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Reuters reports that five food writers have been issued subpoenas by Beef Products Inc. which wants to see any and all communications they may have had with ABC News regarding so-called "pink slime." The story says that "Beef Products Inc. sued the network in 2012 seeking $1.2 billion in damages for the coverage of the meat product the industry calls 'lean, finely textured beef,' which critics dubbed 'pink slime.' BPI said ABC's coverage misled consumers into believing the product was unsafe and led to the closure of three plants and roughly 700 layoffs."

Attorneys have responded to the suit by saying that ABC always said in its stories that pink slime had been declared safe to consume by the US Department of Agriculture (USDA) and, besides, since pink slime is actually pink and slimy, the suit is "overreaching."

The reporters facing subpoenas are New York Times reporter Michael Moss, food writer Michele Simon, and Dan Flynn, James Andrews, and Gretchen Goetz, who wrote for Food Safety News.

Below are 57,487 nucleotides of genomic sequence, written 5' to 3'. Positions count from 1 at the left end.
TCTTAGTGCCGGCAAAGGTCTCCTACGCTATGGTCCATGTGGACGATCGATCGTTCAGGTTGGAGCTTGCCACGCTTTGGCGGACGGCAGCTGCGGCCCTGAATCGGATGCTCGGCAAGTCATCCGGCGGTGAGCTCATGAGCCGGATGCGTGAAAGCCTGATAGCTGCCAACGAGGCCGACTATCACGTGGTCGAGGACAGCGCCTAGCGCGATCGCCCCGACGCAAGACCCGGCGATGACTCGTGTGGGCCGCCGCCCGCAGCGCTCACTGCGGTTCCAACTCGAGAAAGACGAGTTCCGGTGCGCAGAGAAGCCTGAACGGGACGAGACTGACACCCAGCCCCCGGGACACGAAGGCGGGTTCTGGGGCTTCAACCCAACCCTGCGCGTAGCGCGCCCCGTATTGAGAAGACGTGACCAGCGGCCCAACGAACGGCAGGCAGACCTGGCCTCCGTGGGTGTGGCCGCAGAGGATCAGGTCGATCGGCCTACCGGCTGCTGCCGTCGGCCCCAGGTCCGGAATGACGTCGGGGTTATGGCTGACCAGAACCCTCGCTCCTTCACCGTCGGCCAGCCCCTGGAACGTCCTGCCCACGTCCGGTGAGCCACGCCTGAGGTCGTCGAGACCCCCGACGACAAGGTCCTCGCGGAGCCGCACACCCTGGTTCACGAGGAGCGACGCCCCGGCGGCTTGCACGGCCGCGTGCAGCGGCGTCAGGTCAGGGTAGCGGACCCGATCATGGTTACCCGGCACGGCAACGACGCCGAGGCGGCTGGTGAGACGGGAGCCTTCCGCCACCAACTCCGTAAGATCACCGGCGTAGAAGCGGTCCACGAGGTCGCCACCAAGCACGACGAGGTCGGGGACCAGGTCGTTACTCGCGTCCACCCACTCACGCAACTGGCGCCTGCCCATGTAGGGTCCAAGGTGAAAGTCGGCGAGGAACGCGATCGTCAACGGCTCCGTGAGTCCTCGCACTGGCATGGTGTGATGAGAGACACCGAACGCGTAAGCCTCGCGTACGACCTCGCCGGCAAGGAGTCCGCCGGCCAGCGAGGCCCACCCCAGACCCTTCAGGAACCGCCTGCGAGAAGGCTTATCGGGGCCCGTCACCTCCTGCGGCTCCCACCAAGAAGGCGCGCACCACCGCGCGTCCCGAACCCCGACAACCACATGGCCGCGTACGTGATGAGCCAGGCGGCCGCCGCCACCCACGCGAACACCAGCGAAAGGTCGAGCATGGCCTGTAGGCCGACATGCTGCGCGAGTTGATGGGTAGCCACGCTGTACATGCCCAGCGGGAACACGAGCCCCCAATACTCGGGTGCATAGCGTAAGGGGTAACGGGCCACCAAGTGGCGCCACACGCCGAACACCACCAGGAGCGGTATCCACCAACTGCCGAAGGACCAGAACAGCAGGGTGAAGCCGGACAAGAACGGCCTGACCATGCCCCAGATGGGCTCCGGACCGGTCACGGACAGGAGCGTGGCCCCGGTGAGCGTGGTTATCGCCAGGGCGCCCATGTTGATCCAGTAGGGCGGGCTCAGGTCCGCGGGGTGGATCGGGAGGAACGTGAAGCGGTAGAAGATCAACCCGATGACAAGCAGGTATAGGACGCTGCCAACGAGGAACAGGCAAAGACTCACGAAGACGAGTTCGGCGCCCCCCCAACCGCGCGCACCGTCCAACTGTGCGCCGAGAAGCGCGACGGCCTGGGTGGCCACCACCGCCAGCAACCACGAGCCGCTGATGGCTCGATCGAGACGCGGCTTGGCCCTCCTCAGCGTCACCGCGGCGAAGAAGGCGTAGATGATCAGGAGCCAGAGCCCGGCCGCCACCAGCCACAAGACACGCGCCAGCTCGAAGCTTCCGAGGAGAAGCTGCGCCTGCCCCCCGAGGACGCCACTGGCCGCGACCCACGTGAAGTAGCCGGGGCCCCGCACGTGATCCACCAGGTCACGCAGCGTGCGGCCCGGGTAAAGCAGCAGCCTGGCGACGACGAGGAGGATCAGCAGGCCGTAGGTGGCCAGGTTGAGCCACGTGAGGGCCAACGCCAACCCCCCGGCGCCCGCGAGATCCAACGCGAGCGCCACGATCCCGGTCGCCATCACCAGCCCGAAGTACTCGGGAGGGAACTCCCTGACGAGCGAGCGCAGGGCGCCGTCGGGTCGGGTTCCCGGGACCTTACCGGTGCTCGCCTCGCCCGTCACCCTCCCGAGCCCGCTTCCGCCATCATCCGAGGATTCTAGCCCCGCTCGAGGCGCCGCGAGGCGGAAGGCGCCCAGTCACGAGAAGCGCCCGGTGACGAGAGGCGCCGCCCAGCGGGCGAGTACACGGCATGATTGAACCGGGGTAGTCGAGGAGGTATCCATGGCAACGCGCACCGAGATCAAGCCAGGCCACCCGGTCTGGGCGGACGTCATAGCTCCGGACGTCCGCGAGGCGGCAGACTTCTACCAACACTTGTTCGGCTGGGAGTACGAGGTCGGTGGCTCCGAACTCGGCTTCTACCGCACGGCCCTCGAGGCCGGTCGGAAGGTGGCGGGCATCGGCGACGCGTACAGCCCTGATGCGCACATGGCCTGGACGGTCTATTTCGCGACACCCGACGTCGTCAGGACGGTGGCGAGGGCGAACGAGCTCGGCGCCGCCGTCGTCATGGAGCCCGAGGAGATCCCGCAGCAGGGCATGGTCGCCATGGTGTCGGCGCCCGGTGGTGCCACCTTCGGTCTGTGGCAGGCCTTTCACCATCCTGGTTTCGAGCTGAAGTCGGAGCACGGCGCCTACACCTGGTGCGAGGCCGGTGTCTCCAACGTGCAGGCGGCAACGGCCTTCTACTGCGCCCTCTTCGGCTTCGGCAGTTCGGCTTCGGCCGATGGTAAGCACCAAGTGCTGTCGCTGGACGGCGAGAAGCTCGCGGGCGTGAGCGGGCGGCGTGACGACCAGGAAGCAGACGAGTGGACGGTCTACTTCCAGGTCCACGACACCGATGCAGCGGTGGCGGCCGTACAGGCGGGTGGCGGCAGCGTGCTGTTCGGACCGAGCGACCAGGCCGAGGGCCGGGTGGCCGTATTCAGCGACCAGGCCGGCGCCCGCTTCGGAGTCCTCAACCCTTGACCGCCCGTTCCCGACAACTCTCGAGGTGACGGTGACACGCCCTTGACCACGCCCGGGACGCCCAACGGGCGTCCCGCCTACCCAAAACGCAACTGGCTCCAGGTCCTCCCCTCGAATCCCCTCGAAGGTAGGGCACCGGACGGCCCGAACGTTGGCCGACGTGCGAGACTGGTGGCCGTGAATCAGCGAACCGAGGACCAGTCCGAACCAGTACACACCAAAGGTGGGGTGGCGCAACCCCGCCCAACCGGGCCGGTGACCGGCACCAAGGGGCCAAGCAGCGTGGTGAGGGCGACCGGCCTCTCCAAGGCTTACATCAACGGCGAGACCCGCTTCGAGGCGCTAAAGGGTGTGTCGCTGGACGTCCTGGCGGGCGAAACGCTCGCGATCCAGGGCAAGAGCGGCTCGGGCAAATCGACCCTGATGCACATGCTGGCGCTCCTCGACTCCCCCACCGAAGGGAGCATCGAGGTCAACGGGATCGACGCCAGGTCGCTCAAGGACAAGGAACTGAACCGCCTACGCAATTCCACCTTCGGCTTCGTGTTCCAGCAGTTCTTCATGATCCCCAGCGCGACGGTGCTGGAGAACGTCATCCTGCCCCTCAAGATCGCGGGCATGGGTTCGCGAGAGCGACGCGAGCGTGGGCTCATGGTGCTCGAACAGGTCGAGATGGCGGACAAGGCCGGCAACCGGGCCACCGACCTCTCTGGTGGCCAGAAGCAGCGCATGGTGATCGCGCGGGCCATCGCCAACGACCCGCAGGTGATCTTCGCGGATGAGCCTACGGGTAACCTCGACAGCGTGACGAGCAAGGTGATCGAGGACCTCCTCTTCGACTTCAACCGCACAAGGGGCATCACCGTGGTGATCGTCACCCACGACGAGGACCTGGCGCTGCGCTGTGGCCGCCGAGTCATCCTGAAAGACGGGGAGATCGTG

In addition to ABC, Reuters writes, people named in the lawsuit are "ABC news anchor Diane Sawyer, correspondents Jim Avila and David Kerley; Gerald Zirnstein, the U.S. Department of Agriculture microbiologist who named the product pink slime; former federal food scientist Carl Custer; and Kit Foshee, a former BPI quality assurance manager who was interviewed by ABC."
KC's View:
First of all, I have to admit that I'm a little relieved here, because I actually wrote more than 40 stories during 2012 that used the term "pink slime." I can also say categorically that I had no correspondence whatsoever with ABC News or any other ABC-related organization during that time.

Still, I'm a little confused about what the suit is alleging. Is it that ABC News instigated and coordinated a multi-platform slander of BPI, influencing people with whom it did not work to report on the pink slime story and use the offending term (which, as a matter of public record, was coined by a fellow from the USDA)?

Because if that's true, the folks at BPI and their attorneys are delusional. (I wanted to put it a different way, but this is a family blog.) It sounds a lot more like they are engaging in some sort of intimidation game, and I don't see what it is going to get them except a lot more stories that are going to use the term "pink slime" and point out that the problem was never safety, but the fact it was not labeled, which some people found unacceptable. How keeping this story alive in the media by attacking the media makes sense is beyond me.